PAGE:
But will we see a return to “normality”, or has a new threshold been established? To my way of thinking, the USA is going to be structurally short of metal over the longer term. It’s highly unlikely we will see any more smelting capacity added to the country, unless perhaps Ormet restarts. But fundamentally, the USA consumes more aluminium than it produces. Of course, it has the Quebec smelters just over the border, but that is still technically an import, and will likely not prevent a new floor in premiums being established. As the US economy recovers, and as auto and aerospace industries start to consume more metal, the squeeze on premiums is likely to only get worse.
Rusa’s Oleg Mukhamedshin warned the world 4 or 5 months ago, that the supply-demand equation is shifting to a shortage. There is precious little new capacity likely to enter the market in the next 5 years (and none in the USA, apart from perhaps a restart or two), yet demand is set to rise. Sure the aluminium market is weighed down by all the metal in inventory, but that is still only 4-5 months supply. Structurally, if that overhang reduced by half, the metal price will respond strongly.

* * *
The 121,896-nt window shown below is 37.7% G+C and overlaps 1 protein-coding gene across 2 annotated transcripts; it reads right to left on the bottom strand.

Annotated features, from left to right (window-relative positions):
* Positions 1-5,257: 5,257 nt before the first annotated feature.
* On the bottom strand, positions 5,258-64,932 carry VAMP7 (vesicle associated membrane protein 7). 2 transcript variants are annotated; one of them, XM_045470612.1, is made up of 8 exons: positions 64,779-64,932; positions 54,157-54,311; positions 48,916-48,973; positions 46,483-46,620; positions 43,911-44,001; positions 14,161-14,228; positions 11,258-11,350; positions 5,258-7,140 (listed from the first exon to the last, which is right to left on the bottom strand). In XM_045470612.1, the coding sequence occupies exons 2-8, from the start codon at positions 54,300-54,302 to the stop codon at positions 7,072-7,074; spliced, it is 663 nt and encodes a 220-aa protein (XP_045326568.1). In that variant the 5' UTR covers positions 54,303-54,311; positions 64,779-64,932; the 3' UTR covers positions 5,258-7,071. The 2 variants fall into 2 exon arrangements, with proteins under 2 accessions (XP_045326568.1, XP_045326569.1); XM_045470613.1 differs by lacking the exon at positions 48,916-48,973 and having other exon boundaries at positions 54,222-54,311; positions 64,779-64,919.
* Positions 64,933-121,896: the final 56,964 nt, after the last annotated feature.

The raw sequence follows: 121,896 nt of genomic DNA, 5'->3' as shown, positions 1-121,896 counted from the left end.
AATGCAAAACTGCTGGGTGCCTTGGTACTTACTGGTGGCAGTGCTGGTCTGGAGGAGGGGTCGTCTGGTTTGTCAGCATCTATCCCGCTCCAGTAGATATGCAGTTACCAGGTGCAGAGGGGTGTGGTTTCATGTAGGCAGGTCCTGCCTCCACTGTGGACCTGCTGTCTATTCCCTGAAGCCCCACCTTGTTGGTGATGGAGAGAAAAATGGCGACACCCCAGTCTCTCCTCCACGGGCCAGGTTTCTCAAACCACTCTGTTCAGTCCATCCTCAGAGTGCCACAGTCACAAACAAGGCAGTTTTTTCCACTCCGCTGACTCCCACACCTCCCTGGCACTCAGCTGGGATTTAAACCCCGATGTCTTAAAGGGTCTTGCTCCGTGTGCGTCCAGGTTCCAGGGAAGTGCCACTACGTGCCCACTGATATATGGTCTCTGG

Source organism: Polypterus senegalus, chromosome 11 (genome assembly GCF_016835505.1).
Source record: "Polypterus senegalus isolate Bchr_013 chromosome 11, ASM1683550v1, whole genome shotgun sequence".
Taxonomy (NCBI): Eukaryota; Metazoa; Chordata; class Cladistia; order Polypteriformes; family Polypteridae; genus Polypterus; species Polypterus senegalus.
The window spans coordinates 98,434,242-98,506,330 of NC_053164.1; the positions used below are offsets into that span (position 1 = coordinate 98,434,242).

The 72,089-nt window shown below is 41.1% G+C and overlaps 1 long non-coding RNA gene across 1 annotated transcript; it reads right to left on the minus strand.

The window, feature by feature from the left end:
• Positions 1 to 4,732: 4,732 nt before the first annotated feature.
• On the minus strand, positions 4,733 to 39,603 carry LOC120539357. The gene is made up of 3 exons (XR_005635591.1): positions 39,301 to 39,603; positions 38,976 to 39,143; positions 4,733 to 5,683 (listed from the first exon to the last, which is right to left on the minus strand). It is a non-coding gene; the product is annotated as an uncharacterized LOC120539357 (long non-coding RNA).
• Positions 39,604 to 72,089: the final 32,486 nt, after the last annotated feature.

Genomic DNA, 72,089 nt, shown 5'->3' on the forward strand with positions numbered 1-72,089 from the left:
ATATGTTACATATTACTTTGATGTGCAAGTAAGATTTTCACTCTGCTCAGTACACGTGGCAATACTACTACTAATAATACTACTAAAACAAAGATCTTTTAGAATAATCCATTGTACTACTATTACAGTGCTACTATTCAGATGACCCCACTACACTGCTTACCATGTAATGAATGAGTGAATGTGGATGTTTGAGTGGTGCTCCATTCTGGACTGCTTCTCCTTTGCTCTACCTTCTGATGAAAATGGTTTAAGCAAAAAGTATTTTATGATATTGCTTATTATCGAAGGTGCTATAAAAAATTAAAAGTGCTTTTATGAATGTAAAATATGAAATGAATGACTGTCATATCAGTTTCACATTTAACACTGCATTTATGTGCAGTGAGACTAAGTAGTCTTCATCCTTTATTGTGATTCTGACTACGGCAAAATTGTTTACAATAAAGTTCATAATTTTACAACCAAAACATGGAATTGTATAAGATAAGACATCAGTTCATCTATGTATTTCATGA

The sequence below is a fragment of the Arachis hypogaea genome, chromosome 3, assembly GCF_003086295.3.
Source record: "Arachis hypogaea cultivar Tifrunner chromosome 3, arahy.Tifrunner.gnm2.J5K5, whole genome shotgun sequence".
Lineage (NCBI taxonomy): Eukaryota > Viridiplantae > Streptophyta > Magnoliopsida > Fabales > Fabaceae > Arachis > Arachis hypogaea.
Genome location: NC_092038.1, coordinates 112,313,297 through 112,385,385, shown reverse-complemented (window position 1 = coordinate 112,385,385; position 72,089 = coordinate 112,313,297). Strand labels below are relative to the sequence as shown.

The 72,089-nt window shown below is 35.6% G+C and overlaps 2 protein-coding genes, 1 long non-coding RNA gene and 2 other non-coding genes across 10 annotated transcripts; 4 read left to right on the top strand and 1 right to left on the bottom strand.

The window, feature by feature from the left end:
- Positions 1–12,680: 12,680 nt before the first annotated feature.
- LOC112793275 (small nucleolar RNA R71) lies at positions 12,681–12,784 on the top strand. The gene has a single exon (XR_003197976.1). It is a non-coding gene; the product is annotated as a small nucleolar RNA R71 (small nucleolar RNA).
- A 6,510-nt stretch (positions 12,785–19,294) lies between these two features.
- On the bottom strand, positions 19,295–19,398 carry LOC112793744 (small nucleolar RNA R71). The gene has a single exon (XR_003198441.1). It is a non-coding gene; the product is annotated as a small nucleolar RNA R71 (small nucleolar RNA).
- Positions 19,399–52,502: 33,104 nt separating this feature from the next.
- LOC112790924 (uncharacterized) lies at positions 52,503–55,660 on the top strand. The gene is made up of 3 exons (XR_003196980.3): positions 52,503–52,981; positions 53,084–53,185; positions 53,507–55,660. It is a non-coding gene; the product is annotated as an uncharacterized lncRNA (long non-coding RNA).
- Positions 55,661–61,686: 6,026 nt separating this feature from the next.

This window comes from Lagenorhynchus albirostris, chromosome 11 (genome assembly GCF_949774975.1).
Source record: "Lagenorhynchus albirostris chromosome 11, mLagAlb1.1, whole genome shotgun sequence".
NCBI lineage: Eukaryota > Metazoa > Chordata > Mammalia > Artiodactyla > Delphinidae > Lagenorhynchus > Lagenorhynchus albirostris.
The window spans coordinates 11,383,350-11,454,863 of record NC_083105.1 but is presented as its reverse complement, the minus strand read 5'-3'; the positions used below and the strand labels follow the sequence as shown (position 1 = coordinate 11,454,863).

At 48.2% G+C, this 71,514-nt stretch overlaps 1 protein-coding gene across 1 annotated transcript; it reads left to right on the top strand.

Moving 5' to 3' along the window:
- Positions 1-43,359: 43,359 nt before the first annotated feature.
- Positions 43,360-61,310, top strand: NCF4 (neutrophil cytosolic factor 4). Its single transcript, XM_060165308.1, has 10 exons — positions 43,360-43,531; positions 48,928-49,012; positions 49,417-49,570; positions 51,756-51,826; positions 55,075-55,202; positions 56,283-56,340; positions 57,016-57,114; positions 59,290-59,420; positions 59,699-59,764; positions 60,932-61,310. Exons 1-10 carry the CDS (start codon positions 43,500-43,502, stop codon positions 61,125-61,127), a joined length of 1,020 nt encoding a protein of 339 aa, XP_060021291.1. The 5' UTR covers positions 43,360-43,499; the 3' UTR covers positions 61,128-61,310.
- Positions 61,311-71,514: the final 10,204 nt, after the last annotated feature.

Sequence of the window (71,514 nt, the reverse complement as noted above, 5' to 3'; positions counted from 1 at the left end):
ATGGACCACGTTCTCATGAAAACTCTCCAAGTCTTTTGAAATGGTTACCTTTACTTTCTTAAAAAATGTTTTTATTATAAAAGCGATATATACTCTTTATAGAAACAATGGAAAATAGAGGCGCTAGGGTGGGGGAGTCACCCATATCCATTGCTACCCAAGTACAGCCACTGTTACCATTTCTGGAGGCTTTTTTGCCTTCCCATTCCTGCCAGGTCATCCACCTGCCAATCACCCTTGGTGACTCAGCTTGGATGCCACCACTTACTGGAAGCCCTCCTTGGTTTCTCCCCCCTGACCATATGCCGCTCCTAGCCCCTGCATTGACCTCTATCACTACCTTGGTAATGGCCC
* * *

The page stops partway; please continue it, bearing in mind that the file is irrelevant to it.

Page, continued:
Unfortunately for consumers, so will premiums in such a scenario. Or at a minimum, they will stay strong.
But in all the hubbub about US premiums, no-one that I have read has yet made the connection between what has happened in the USA, and what will happen in Japan, in the next round of negotiations in 2 months time. If the premiums have risen due to LME-based dynamics, then it’s likely that unless those dynamics change dramatically, and soon, Japanese buyers will soon be crying.
China’s electricity consumption reached 5.32 trillion Kwh in 2013, up 7.5% y/y, according to the National Energy Association.
Year 2013 was difficult for the aluminium industry in China. Not only the sagging metal prices, but the government published all sorts of regulations and guidelines to resolve overcapacity issues of several heavy industries, including aluminium. Yet, using IAI’s data to the end of November, and assuming December’s production is similar to November, it looks like China will finish 2013 with a production of 24.5 million tonnes, for a growth rate of 10%. Aluminium supply is growing faster than electricity supply.
According to government data, China’s aluminium industry was consuming electricity at a rate of 13,762 Kwh/T AL in 2013, down from 13,844 Kwh/T AL. If we do the maths, it means that China’s primary metal production consumed 337 billion Kwh of electricity in 2013, or about 6% of all of China’s electricity.
In fact, this ratio is down somewhat from 3-4 years ago. At the peak of the expansion of all those smelters a few years ago, China’s aluminium industry was consuming about 10% of China’s electricity. To be down 4 points when the primary metal industry has grown consistently at around 10% per year, speaks of the huge rate of growth in generation.
We will do a little research and compare China’s 6% of electricity to the rate in other countries, and give you the results in another blog post.